The Catalan Minister of Foreign Affairs, Alfred Bosch, has defended a new referendum agreed with the Spanish state in a letter to the editor in The Washington Post. "Catalonia has a right to a democratic solution," says the article, which reviews the confrontations between Catalonia and the Spanish state in various stages of history.
He starts with the Franco regime. "Francisco Franco eliminated any vestige of Catalan and Basque autonomy, forbid the language and ordered the execution of Lluís Companys, president of the Catalan government," Bosch reviews. He then talks about the writing of the 1978 Spanish constitution, which "reinstituted the language and allowed for a Catalonian legislator and president". However, Bosch points out that the constitution was written "under coercion of the Franco military elite" and that "Catalans voted for it because the alternative would have been to continue the military dictatorship."
In the letter, Bosch explains the current status quo arguing that Spain "has been incapable" of finding a solution to the political problem by means of politics and democracy and "has opted for judicializing the issue and jailing its political opponents", something that several international organizations, like the United Nations, have criticized.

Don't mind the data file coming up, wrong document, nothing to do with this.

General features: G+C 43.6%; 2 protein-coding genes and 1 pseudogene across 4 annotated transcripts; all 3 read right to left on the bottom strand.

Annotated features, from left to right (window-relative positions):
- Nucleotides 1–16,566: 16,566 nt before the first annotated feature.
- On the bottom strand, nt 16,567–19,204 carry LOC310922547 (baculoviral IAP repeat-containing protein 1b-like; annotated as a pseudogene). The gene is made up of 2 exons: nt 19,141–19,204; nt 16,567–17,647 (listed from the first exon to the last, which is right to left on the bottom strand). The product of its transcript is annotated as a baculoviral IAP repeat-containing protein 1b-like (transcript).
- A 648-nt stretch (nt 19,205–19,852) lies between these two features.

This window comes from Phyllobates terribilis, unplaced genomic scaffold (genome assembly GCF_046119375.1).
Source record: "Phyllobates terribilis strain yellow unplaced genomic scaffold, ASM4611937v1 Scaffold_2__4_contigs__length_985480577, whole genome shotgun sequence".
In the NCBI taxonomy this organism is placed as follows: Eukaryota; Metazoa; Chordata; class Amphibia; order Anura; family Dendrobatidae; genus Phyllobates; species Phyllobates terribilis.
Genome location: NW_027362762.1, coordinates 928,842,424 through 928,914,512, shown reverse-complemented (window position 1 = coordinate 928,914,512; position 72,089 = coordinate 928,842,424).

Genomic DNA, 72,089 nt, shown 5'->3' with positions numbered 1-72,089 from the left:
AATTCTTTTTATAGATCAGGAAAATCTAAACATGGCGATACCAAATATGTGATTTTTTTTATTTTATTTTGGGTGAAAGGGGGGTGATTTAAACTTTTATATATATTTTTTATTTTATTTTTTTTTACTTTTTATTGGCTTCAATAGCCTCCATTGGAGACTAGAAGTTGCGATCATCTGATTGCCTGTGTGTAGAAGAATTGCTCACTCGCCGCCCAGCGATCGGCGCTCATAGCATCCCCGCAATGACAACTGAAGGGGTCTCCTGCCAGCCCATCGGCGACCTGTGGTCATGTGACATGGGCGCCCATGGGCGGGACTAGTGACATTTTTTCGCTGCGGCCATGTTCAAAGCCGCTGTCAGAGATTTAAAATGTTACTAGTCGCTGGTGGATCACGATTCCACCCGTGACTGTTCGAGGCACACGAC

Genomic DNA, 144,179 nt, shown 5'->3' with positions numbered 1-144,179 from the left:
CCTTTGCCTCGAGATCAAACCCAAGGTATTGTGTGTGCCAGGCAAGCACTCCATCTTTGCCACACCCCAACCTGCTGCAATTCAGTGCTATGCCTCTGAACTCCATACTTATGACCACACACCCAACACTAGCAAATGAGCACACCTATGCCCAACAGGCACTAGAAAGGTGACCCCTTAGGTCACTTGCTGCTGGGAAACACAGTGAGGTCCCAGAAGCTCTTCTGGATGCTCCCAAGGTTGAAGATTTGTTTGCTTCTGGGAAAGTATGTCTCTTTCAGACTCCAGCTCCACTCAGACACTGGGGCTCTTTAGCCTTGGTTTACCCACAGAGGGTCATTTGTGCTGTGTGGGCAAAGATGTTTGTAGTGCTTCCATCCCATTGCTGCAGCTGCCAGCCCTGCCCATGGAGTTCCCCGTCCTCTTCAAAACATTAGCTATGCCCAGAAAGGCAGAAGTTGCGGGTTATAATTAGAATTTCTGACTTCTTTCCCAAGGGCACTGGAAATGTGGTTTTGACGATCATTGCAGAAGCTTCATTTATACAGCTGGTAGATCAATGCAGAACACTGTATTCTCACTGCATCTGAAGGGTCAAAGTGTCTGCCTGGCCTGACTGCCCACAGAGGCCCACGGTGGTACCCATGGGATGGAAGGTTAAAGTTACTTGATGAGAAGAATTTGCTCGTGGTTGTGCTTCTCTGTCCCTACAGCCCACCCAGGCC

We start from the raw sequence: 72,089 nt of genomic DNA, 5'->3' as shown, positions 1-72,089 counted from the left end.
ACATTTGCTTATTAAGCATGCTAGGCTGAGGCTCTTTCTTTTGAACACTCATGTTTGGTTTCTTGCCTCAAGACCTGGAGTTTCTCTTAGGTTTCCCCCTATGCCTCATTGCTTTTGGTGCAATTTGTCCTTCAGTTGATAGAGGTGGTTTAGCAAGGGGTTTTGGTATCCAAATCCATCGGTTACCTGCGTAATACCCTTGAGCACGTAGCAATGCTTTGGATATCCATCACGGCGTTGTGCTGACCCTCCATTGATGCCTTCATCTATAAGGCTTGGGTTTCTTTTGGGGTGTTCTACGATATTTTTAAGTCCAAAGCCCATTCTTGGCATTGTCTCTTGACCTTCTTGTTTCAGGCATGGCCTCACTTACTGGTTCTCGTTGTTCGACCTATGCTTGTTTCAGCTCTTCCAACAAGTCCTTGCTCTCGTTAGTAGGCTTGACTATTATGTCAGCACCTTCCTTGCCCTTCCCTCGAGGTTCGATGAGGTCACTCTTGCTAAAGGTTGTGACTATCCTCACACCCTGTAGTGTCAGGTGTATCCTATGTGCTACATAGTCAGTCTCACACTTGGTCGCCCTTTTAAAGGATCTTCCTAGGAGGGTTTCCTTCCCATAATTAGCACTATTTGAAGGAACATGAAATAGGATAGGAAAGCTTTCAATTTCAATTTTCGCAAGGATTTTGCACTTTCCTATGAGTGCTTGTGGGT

The problem, says Bosch, lies in Spanish nationalism and demagoguery. "Listing the unity of Spain over democracy and civil rights is not proper in a modern Western society", he criticises.
The Catalan minister defines the independence project as a desire not directly linked to flags. "Catalan identity is in constant redefinition by those who live in Catalonia and those who are yet to come". He says that the Catalan people want to decide their own future through a referendum, and the fundamentals to achieve this are "inevitably dialogue and negotiation " .